We have looked at the various types of drywall there is to select from when making your purchase. Now let’s look at the different sizes of drywall and the pros and cons of the many types of drywall sizes and whether they matter to your project or not.
There are several reasons you will want to examine several different drywall thickness when purchasing drywall sheets. The thicker the drywall sheet the more physically demanding the work will be. Depending on what the work is there is a size of drywall thickness made for your job.
¼ - inch thick drywall
One quarter inch thick drywall is the thinnest sheet of drywall available. This is the ideal thickness needed for curved walls since it is so thin and can be easily manipulated. This is also the ideal drywall thickness for covering plaster and old drywall without demolition. ¼ – inch thick drywall can be delicate and require careful handling to avoid bending and breaking.
⅜ - inch thick drywall
Drywall that is ⅜ – inch thick drywall was once considered the standard drywall thickness however, it is now useful for remodeling partitions. This is also a good thickness to fix drywall where the plaster has been completely removed or worn off.
½ - inch thick drywall
Half-inch drywall thickness is the standard for interior walls and ceilings for residential homes. While not as light as ¼ or ⅜ – inch drywall sheets, ½ – inch drywall sheets are light enough to carry and install. ½ – inch drywall panels can be installed on both metal and wooden frames.
⅝ - inch thick drywall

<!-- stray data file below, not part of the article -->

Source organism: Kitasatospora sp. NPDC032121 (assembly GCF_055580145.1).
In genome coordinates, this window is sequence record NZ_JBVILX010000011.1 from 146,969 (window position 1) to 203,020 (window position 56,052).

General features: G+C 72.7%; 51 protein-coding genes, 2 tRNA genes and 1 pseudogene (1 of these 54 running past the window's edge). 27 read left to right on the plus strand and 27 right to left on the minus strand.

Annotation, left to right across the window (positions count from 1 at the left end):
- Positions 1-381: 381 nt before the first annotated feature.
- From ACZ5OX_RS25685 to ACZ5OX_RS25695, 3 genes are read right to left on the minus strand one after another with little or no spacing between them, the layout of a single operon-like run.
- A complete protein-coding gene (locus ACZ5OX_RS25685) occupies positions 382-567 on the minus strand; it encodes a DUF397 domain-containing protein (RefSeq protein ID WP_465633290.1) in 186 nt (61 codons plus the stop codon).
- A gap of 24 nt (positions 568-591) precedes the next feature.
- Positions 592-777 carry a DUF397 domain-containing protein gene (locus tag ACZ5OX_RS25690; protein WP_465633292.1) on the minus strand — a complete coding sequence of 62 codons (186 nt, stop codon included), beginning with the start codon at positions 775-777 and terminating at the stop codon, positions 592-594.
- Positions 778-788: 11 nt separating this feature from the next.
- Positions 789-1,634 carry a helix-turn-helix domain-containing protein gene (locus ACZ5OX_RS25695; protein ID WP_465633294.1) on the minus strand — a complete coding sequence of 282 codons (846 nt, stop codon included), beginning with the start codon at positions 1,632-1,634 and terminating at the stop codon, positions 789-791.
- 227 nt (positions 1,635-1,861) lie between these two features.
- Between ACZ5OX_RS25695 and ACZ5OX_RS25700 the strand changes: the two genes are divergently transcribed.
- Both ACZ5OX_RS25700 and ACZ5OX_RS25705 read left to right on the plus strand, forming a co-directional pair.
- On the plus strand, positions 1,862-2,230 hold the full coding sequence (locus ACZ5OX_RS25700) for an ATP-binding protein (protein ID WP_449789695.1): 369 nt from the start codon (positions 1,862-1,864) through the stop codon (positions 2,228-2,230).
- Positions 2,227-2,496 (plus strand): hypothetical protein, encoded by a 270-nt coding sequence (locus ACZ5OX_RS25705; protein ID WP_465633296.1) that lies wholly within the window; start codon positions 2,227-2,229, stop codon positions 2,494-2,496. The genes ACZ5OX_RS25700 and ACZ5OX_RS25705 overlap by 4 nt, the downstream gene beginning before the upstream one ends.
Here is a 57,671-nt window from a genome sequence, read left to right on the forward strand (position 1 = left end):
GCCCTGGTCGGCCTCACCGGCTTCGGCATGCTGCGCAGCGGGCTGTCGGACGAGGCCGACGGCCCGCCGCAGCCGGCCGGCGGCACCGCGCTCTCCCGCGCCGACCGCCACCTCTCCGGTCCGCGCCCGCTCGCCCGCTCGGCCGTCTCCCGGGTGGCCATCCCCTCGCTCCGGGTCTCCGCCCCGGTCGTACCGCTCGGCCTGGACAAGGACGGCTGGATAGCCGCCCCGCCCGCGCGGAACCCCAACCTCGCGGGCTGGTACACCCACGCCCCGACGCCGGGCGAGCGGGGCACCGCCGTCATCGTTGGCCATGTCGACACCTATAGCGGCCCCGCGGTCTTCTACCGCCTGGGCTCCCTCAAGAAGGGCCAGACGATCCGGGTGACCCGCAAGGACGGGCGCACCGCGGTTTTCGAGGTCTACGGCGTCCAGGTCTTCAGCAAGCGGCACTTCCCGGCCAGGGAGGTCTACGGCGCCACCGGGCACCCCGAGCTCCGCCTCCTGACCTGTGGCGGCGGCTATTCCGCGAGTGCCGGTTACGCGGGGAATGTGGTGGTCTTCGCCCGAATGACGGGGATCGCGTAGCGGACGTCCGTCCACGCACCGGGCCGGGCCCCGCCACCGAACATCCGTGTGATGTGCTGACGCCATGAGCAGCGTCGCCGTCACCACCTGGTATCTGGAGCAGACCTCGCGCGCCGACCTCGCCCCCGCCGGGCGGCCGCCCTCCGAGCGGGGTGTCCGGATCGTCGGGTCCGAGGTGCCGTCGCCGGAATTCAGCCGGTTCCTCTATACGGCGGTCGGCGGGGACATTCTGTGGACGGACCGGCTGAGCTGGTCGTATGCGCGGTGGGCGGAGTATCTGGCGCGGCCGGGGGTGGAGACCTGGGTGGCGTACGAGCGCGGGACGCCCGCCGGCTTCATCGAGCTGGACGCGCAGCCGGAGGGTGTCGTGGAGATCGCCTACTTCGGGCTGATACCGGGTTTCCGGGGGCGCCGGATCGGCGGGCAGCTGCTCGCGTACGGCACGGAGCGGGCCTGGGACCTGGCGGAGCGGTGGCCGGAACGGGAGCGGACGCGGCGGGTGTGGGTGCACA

⅝ – inch thick drywall is perfect for ceiling panels that require a certain fire-resistant rating. ⅝ – inch are more reliable for ceilings as they do not sag as much between the joints than a ½ – inch drywall panel. ⅝ – inch drywall panels are also great for holding textures since it does not sag compared to lighter drywall panels.
In commercial projects, ⅝ – inch drywall is the most common size. Alternatively, you will be hard pressed to find ⅝ – inch drywall panels in residential constructions since it is heavier and more expensive than half – inch drywall panels.
¾ - inch thick drywall
¾ – inch thick drywall is not used particularly often since it is only slightly more thicker than ⅝ – inch drywall. Three quarter inch drywall thickness is generally used for only unique circumstances where an engineer or architect will specifically ask for it.
One inch thick drywall
Much like ¾ – inch thick drywall, one inch thick drywall used to be more available in the past. The reason why it is no longer readily available and is considered a specialty item is because of the weight of the drywall panel. It was considered too heavy to carry. Another reason why one inch drywall isn’t as popular is because of the advancements in fire rated drywall and soundproofing drywall reducing the thickness while improving the properties of these specialty drywall panels.